Today sees the release of July data from the Ulster Bank Northern Ireland PMI®. The latest report – produced for Ulster Bank by S&P Global – pointed to a renewed decline in business activity in Northern Ireland as demand continued to falter. Firms continued to increase their staffing levels, however. Meanwhile, a further softening of inflationary pressures was seen at the start of the third quarter.
Just like the summer weather, business conditions took a turn for the worse in July. Following a notable softening in new orders during the second quarter, local businesses started the third quarter with activity falling for the first time in six months. The deterioration was broad-based with three of the four sectors contracting. Only services activity managed to hold up in July, albeit flatlining. The near-term outlook is for a further softening in demand with new orders declining for the second month running. All four sectors posted a fall in orders with the pace of decline the most marked within the construction and retail sectors. The falloff in new demand was most notable within export markets.
While price pressures have hit demand in recent months, it is encouraging to note that inflationary pressures continue to moderate. Input cost inflation eased to a 38-month low with manufacturers recording their sharpest fall in their input prices since the survey began. This has led manufacturers to lower the price of their goods for the second month running. Inflationary pressures remain more stubborn within the construction and service industries. Both these sectors, unlike retail and manufacturing, reported input cost and selling price inflation well above the average rates pre-pandemic. Firms reliant upon imports from abroad will be pleased to see the ongoing improvement in global supply chains.
Despite a notable softening in demand, firms continued to increase their staffing levels. All four sectors boosted their headcounts last month, albeit the pace of hiring slowed relative to June.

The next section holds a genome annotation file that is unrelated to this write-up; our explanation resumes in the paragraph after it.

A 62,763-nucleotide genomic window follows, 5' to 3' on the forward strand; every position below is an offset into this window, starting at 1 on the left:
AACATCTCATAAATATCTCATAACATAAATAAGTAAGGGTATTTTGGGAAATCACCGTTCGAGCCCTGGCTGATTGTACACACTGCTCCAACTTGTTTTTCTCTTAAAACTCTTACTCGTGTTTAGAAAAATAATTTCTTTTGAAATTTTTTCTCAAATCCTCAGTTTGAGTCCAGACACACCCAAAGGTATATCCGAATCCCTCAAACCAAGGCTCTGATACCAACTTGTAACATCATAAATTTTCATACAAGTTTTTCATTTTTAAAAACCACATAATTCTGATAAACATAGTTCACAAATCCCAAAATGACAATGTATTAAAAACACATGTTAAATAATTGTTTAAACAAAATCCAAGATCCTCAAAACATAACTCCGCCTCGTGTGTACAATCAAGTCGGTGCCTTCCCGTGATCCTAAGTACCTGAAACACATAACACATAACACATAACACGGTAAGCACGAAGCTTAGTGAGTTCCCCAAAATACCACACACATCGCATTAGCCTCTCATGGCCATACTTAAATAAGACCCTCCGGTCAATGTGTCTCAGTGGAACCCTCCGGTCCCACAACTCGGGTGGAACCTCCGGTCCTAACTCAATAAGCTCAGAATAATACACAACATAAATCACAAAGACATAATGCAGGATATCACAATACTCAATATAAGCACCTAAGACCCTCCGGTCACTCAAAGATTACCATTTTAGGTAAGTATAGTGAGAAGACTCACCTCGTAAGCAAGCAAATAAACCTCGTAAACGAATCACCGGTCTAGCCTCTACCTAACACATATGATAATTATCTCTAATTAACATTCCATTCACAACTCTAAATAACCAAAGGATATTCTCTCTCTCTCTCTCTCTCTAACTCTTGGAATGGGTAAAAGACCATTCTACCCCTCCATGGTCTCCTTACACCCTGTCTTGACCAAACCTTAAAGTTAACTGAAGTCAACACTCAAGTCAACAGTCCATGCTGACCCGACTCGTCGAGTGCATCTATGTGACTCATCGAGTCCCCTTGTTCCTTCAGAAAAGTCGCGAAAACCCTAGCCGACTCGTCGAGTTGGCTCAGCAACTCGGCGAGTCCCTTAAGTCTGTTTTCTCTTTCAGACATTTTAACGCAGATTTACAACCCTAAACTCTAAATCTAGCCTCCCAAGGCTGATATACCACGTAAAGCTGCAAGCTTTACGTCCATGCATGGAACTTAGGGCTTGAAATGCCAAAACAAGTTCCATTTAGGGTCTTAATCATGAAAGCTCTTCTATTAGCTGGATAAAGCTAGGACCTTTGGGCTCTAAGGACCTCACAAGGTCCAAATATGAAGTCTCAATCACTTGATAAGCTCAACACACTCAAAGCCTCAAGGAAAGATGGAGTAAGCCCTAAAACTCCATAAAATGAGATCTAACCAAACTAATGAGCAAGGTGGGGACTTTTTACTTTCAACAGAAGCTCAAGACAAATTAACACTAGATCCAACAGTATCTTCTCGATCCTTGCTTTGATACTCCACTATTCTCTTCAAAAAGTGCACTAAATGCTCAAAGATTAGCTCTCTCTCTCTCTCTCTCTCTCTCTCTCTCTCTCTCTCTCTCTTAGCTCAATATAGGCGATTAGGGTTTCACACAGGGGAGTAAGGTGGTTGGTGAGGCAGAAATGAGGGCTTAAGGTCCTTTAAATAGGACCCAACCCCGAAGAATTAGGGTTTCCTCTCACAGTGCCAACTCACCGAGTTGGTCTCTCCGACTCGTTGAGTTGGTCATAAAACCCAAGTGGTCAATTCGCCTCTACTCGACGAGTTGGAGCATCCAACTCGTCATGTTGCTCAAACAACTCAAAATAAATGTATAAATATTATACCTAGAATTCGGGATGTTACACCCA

Business conditions may have taken a turn for the worse in July but sentiment amongst local firms for the year ahead has actually picked up. The interest rate outlook has improved slightly but the dark cloud of no Stormont Executive looks set to remain anchored over the economy for the foreseeable future. Whether the new rise in optimism is well founded or misplaced – time will tell.
The main findings of the July survey were as follows:
The headline seasonally adjusted Business Activity Index posted 48.2 in July, falling below the 50.0 no-change mark for the first time in six months following a reading of 52.5 in June. The decline in activity signalled by the index was modest, and linked by firms to demand weakness and the impact of inflation. The fall in output in Northern Ireland compared with a marginal increase at the UK level. Market uncertainty and price pressures resulted in a second consecutive monthly decline in new orders, with the rate of contraction accelerating from that seen in June. Meanwhile, new export orders also fell at a sharper pace.
Companies continued to increase their staffing levels, although the rate of job creation eased to a six-month low. Panellists reported the filling of vacancies and efforts to expand capacity. Higher workforce numbers helped firms to be able to clear outstanding business more quickly than new orders were received, thereby leading to a sharp and accelerated reduction in backlogs of work.
Inflationary pressures continued to moderate in July, with rates of increase in input costs and output prices easing to the slowest in 38 and 34 months respectively. Finally, hopes for a recovery in demand over the coming year supported optimism in the 12-month outlook for business activity. In fact, sentiment was at a three-month high.